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Late for Work: Buzz Builds Around Derrick Henry Coming to Ravens

Tennessee Titans running back Derrick Henry, right, is tackled by Jacksonville Jaguars safety Rayshawn Jenkins, left, after a long gain during the second half of an NFL football game Sunday, Jan. 7, 2024, in Nashville, Tenn.
Tennessee Titans running back Derrick Henry, right, is tackled by Jacksonville Jaguars safety Rayshawn Jenkins, left, after a long gain during the second half of an NFL football game Sunday, Jan. 7, 2024, in Nashville, Tenn.

Ravens Are Betting Favorites to Sign Derrick Henry

The Ravens reportedly were close to finalizing a trade for Tennessee Titans star running back Derrick Henry before the deadline last October. Now they are the favorites to sign Henry in free agency.

ESPN analyst and former Ravens quarterback Robert Griffin III believes it makes perfect sense for the bruising four-time Pro Bowler to land in Baltimore, writing on X that "Henry should be a Baltimore Raven because he already Plays like a Raven."

Earlier this week, ESPN’s Jeremy Fowler reported that "some personnel people inside the league believe the Ravens will target a running back with pedigree in free agency."

ESPN's Matt Bowen also sees the Ravens are the best fit for Henry.

"Both J.K. Dobbins and Gus Edwards are set to be free agents, and Keaton Mitchell suffered a knee injury near the end of the 2023 regular season. There's an opening here, and Henry could star as the lead back in Todd Monken's offense," Bowen wrote. "Even if his overall play speed is starting to decline, he's a downhill hammer with excellent vision, and we know he can still find the end zone. Henry had 12 rushing scores last season, and he'd upgrade the Ravens' run game when paired with Lamar Jackson."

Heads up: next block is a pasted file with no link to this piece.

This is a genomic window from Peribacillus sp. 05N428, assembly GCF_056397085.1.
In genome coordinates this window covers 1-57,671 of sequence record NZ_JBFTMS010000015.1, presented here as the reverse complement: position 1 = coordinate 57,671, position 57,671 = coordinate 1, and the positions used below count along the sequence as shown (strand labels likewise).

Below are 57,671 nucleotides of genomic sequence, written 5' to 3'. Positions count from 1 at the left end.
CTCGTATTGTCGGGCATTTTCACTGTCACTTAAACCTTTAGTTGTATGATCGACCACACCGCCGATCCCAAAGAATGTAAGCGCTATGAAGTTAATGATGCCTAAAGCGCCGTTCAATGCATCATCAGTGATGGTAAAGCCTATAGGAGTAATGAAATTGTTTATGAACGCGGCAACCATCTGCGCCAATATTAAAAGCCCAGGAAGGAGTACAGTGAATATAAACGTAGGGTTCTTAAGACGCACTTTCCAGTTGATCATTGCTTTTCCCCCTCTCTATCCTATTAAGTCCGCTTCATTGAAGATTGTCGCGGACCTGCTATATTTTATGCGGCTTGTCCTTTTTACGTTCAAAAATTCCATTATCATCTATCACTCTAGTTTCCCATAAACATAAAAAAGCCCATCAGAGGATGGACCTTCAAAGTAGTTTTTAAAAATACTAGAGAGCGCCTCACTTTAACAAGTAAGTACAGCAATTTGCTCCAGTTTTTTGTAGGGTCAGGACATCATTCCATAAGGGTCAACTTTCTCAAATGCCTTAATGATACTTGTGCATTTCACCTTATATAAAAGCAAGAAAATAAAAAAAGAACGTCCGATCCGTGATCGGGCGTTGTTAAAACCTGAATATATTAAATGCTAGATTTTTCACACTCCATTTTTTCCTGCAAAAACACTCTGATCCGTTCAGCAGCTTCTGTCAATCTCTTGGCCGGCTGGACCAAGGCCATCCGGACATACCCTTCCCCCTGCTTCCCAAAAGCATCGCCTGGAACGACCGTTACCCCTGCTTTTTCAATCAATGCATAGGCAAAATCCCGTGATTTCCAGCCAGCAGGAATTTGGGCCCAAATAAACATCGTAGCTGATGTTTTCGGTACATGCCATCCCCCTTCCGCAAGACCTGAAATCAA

Last month, analyst Maurice Jones-Drew said Henry and Jackson would be a lethal combination.

"I would love to see 'King Henry' lining up in the backfield with Lamar Jackson in Baltimore," Jones-Drew wrote. "With Baltimore operating a downhill run game at the center of its offense, the veteran back would fit perfectly as a physical north-south rusher who's still capable of breaking a big gain even at 30 years old.

"With five 1,000-yard rushing campaigns in his last six seasons, Henry's presence would elevate the unit and make it even more of a pick-your-poison attack than it already has been in 2023 with Jackson's improvement as a passer. This fit makes too much sense."

The only year Henry did not reach 1,000 yards in the past six seasons was 2021. Despite being limited to eight games that year due to injury, he still ran for 937 yards.

Rashod Bateman's Stats and Film Tell Different Stories

Rashod Bateman's final stats this past season do not jump off the page: 32 receptions, 367 yards, one touchdown. However, the numbers don't tell the whole story.

The Baltimore Banner's Jonas Shaffer reviewed all 366 of Bateman's routes with Jackson in the regular season and playoffs and concluded that the third-year wide receiver's production did not reflect what Shaffer saw from him on film.

Here are some of Shaffer's takeaways:

Bateman was open a lot.

"According to ESPN, among the 109 NFL wide receivers with at least 30 targets in 2023, Bateman ranked 31st in 'Open Score,' which assesses the likelihood that a receiver would've been able to complete a catch if targeted on a route. Zay Flowers ranked 13th, and Odell Beckham Jr. 29th. According to PFF, Bateman had one of the NFL's best 'separation' grades among wideouts, ahead of Beckham, Flowers and even the Miami Dolphins' Tyreek Hill. And according to the NFL's Next Gen Stats, Bateman's average separation from the nearest defender when targeted was 2.5 yards — below the league average for wide receivers (2.9 yards).

"There's value in all three evaluations. Bateman got open regularly, but lacked the elite speed to overwhelm cornerbacks and safeties on vertical routes. The plays on which he earned the greatest separation also happened to be plays that typically ended with scrambles, sacks or short throws. And a significant share of Bateman's routes that did earn targets came on quick hitters or in congested areas over the middle of the field."